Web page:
The emergent curriculum

An emergent curriculum is derived from the child’s interests and ensures engagement in the learning topic. Many American preschools follow a prescribed set curriculum with certain topics and activities to be completed each week. Remember, the Reggio Emilia approach is a guide to draw inspiration from, so think creatively about how to make a prescribed curriculum have emergent elements.

Ideas for the classroom:

  • Create an “interests” board on the wall in the classroom with photos and text that can be changed based on children’s changing interests
  • Dedicate part of circle time to learning about topics children are interested in; ask children what they already know and what they wonder—explore those questions
  • Let the children decide the theme for one learning area each month

In-depth projects

In-depth projects are deeper studies of concepts and ideas rooted in children’s interests. In the Reggio approach they are often called adventures and can last a couple of weeks or span the whole school year.

Ideas for the classroom:

  • Study topics children are interested in more deeply (in-depth study of dinosaurs or animals found in savannas); some topics can roll into the next
  • Integrate topics for a continued in-depth study (integrate the life cycle of a butterfly with pollination, animal migration, geography, insect life, or a gardening activity)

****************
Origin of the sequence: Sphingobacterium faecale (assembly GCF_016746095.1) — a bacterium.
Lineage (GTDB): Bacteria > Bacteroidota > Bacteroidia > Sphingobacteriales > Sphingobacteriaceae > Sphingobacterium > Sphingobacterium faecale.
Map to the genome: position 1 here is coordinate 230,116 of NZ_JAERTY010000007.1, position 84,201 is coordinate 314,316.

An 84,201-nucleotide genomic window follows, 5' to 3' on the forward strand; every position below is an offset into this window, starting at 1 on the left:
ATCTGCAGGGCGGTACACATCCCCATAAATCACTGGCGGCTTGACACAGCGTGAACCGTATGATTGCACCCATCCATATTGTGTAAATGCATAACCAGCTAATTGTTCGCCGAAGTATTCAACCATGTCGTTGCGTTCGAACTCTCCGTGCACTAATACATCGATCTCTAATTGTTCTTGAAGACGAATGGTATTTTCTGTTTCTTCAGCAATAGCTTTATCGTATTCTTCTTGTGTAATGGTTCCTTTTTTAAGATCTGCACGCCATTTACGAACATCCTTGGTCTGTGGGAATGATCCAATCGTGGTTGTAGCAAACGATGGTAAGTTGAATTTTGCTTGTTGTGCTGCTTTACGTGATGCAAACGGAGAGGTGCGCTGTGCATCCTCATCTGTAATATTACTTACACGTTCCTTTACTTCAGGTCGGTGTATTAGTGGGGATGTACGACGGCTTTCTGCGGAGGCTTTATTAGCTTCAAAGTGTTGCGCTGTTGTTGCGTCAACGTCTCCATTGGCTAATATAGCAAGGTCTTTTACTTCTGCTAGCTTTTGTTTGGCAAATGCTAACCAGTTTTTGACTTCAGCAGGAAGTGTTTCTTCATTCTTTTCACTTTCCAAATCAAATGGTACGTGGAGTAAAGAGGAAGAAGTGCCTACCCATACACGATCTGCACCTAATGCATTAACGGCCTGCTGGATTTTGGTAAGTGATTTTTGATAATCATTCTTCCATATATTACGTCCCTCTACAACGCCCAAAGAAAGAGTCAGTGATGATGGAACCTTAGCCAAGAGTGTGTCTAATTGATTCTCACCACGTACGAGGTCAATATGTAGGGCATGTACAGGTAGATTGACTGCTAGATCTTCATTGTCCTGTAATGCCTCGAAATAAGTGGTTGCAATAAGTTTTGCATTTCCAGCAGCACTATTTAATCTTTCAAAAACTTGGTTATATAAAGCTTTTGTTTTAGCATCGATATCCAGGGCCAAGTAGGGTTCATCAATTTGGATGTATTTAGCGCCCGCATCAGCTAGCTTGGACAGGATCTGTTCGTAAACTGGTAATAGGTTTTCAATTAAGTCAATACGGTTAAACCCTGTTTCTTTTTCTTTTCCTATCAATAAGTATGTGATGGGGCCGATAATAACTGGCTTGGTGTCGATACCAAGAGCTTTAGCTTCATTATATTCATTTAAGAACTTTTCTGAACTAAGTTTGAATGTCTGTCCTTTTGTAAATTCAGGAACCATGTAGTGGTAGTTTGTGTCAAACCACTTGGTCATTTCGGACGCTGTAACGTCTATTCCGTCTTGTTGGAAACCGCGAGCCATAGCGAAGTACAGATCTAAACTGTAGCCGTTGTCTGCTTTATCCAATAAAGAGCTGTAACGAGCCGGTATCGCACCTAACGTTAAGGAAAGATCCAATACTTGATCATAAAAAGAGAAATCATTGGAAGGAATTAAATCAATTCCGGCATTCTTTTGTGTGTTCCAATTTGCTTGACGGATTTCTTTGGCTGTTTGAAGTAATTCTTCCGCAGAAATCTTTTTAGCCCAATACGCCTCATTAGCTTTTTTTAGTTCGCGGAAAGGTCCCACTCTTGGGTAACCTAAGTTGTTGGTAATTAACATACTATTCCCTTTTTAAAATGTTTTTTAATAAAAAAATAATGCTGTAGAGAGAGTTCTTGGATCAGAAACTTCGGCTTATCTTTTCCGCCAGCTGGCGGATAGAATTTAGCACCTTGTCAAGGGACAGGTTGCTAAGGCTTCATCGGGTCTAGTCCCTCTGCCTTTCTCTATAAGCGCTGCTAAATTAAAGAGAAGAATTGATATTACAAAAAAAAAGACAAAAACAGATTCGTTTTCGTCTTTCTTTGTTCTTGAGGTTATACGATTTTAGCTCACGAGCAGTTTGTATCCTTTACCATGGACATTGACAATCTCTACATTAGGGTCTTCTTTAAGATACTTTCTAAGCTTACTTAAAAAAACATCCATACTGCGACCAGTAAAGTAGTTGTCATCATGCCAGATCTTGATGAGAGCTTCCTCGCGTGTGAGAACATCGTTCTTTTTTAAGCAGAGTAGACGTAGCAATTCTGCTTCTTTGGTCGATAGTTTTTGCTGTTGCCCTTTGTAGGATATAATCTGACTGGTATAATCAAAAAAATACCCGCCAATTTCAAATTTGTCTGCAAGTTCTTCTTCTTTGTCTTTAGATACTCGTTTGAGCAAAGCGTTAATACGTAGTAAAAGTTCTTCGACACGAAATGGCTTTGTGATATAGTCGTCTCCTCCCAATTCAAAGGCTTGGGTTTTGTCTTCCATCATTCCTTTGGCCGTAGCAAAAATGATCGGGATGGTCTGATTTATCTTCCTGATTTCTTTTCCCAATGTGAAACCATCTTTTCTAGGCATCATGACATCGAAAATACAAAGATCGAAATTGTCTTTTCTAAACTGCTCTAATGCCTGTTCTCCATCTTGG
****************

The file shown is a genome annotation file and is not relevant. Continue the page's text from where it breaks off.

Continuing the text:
• Document the learning process throughout the study (take photos, write down children’s words, save work samples) and refer back to them during circle time and free play for reflection and continued discovery

A girl in an early years setting is kneeling in front of a shelf looking at family photos

Representational development

Representational development refers to the many ways content can be presented to children (print, art, drama, construction, dance, music, puppetry, shadow play, etc.). Children learn differently, through their 100 languages; varied presentations of content ensure all children have the opportunity to connect with and understand concepts.

Ideas for the classroom:

  • Provide content through various modes (act out the weather, create a class-made book, take art outside)
  • Integrate learning areas to expand knowledge (add art or writing to the science area, add books to the block area, create a dramatic play area outside)

Collaboration

Collaboration with peers, teachers, and the environment are important in the Reggio inspired learning process. Collaboration supports problem-solving, dialogue, and ensures each child’s voice is heard.

Ideas for the classroom:

  • Ask children throughout the day or at circle time about their interests